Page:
This module aims to help with two mutually related tasks:
All properly designed GUI applications execute potentially long running operations in separate threads to prevent the interface from becoming unresponsive. This, on the other hand, creates new challenges because often, the code in the background thread needs to access the GUI. Java 6 incorporated the SwingWorker class to help with this, but even this solution is quite clumsy when compared to what the flexible Python language can accomplish. Jython-Swingutils has a mechanism, inspired by the Twisted framework, that makes switching between threads almost seamless.
To run background tasks, you first need to create a thread pool. The TaskExecutor class is basically Java’s ThreadPoolExecutor with some sugar topping that lets it cooperate with Python better.
from swingutils.threads.threadpool import TaskExecutor def hello(name): print 'Hello, %s' % name executor = TaskExecutor() executor.runBackground(hello, 'world')
This will print “Hello, world” from a background thread. The functionally equivalent version using the decorator form is this:
from swingutils.threads.threadpool import TaskExecutor executor = TaskExecutor() @executor.backgroundTask def hello(name): print 'Hello, %s' % name hello('world')
When you need to manipulate live GUI components from background threads, you need to make sure that any code doing so executes in the Event Dispatch Thread (EDT) to avoid thread safety issues. There are several different ways you can do this, depending on whether you want the calling thread to block or not, and how to deal with calls already originating from the EDT.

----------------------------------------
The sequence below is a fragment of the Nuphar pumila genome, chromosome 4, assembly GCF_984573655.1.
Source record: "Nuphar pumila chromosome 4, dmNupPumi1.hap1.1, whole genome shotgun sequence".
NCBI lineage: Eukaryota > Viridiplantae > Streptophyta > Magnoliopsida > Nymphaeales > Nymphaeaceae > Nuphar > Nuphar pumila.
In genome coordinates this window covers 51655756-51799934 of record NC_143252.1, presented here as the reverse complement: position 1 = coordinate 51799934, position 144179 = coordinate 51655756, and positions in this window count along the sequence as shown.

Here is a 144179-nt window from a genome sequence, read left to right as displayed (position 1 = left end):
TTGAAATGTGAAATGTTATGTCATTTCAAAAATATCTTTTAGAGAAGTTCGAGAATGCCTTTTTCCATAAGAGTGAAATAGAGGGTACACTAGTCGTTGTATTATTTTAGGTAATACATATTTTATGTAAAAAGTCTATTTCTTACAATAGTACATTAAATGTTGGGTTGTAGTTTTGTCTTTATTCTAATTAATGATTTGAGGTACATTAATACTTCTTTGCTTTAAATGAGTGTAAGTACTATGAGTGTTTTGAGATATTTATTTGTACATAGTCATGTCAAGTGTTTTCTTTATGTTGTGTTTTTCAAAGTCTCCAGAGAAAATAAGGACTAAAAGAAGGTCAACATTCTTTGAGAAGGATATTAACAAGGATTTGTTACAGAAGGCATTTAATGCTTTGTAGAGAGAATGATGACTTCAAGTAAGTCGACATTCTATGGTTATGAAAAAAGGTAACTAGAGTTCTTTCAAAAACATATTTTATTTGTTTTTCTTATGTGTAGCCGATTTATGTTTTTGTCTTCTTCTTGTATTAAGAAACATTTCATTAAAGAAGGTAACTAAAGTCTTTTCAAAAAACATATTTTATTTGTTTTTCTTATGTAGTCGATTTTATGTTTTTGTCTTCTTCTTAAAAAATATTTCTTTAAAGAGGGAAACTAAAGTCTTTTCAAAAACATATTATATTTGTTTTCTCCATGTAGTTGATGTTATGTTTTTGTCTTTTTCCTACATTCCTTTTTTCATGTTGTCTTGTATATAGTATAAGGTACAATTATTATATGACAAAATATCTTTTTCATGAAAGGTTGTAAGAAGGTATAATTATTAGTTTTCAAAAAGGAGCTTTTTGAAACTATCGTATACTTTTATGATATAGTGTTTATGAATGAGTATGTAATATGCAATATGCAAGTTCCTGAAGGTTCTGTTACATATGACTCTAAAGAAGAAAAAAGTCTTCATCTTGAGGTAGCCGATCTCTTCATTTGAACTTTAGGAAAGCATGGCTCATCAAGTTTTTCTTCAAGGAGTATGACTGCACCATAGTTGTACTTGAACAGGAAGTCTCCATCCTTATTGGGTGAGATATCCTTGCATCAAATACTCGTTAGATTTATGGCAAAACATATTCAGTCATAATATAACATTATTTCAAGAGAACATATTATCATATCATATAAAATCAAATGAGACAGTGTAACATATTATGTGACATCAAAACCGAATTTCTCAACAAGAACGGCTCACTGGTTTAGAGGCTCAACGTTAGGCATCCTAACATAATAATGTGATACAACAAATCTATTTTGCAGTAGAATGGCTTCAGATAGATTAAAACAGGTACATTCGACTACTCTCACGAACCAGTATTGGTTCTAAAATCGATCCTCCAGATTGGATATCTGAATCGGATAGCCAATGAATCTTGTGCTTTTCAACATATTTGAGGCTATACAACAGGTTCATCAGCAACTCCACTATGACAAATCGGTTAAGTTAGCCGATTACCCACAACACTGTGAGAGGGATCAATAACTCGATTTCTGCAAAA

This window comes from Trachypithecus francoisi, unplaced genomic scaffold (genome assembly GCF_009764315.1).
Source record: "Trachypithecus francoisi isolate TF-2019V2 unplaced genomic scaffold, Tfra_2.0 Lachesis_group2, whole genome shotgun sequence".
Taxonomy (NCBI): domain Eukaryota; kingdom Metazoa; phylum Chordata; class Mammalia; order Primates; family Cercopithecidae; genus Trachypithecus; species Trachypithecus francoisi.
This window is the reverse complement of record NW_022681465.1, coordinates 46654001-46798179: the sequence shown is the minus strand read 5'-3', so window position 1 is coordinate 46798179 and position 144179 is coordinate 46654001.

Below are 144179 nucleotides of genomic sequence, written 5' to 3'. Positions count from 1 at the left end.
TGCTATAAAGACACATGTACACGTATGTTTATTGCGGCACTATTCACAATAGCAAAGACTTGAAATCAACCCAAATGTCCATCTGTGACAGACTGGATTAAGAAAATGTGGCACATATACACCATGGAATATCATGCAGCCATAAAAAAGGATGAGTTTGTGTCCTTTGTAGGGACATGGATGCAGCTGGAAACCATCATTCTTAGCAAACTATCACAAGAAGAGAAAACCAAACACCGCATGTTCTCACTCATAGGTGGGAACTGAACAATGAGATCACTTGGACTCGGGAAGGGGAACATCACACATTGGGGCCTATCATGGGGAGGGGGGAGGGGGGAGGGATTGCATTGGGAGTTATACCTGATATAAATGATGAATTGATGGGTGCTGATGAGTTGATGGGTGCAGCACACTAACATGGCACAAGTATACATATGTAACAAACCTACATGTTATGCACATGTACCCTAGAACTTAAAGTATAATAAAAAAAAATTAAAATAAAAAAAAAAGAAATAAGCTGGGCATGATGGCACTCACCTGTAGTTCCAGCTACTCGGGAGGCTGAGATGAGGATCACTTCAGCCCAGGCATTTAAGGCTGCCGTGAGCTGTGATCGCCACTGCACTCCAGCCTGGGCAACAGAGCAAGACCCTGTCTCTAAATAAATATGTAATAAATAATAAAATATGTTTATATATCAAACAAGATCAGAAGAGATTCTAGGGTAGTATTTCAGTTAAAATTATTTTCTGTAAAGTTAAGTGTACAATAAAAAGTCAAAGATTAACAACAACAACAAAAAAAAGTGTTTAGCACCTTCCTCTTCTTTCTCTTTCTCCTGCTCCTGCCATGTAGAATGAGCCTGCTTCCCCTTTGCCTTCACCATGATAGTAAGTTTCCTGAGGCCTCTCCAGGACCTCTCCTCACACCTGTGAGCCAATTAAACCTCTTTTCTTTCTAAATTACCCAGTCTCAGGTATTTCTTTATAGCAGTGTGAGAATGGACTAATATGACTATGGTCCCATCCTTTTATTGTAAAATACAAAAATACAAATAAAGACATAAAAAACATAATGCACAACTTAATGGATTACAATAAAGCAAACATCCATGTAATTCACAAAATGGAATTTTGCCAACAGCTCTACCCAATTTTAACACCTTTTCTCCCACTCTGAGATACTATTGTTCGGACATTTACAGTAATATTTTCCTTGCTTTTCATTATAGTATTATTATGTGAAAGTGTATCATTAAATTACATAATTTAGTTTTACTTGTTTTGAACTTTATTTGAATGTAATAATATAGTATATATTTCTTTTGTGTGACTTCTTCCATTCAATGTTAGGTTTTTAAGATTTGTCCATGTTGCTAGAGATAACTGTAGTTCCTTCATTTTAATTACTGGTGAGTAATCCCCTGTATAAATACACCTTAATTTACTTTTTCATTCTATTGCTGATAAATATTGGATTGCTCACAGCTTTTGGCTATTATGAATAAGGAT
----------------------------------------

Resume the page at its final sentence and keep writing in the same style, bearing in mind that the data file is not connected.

from swingutils.threads.swing import callSwing def fillInExchangeRate(): rate = fetchExchangeRate('USD', 'EUR') callSwing(rateField.setValue, rate)
The following table lists the differences between the various different GUI call mechanisms:
|Function||Blocks calling thread||Blocks EDT if called from within|
So we have the means to execute code in background threads and to execute GUI code from those threads. This is however not the best we can do with Python. If you have a complex event chain that requires bouncing between background and GUI threads, things can get quite messy.
Enter the @inlineCallbacks decorator. Decorating a function with this allows the execution to “adjourn” while waiting for the background task to complete, freeing the EDT to attend to other tasks while waiting. Observe:
from swingutils.threads.defer import inlineCallbacks from swingutils.threads.threadpool import TaskExecutor executor = TaskExecutor() @inlineCallbacks def fillInExchangeRates(rates): for rateField, curr1, curr2 in rates: rate = yield executor.runBackground(fetchExchangeRate, curr1, curr2) rateField.setValue(rate)
The code wrapped by @inlineCallbacks always run in the EDT. What happens here is that it runs until a request is made to fetch an exchange rate in a background thread. At that point, the execution is “adjourned” and the EDT returns to processing its own queue. When fetchExchangeRate() returns, it causes a new task to be pushed to the EDT processing queue that resumes execution of the fillInExchangeRates() function.
Technically this was implemented using Python’s generator mechanism, which unfortunately adds a few restrictions:
The yield statement can be safely used when calling functions from an @inlineCallbacks decorated function. Doing so ensures proper handling of any returned AsyncTokens.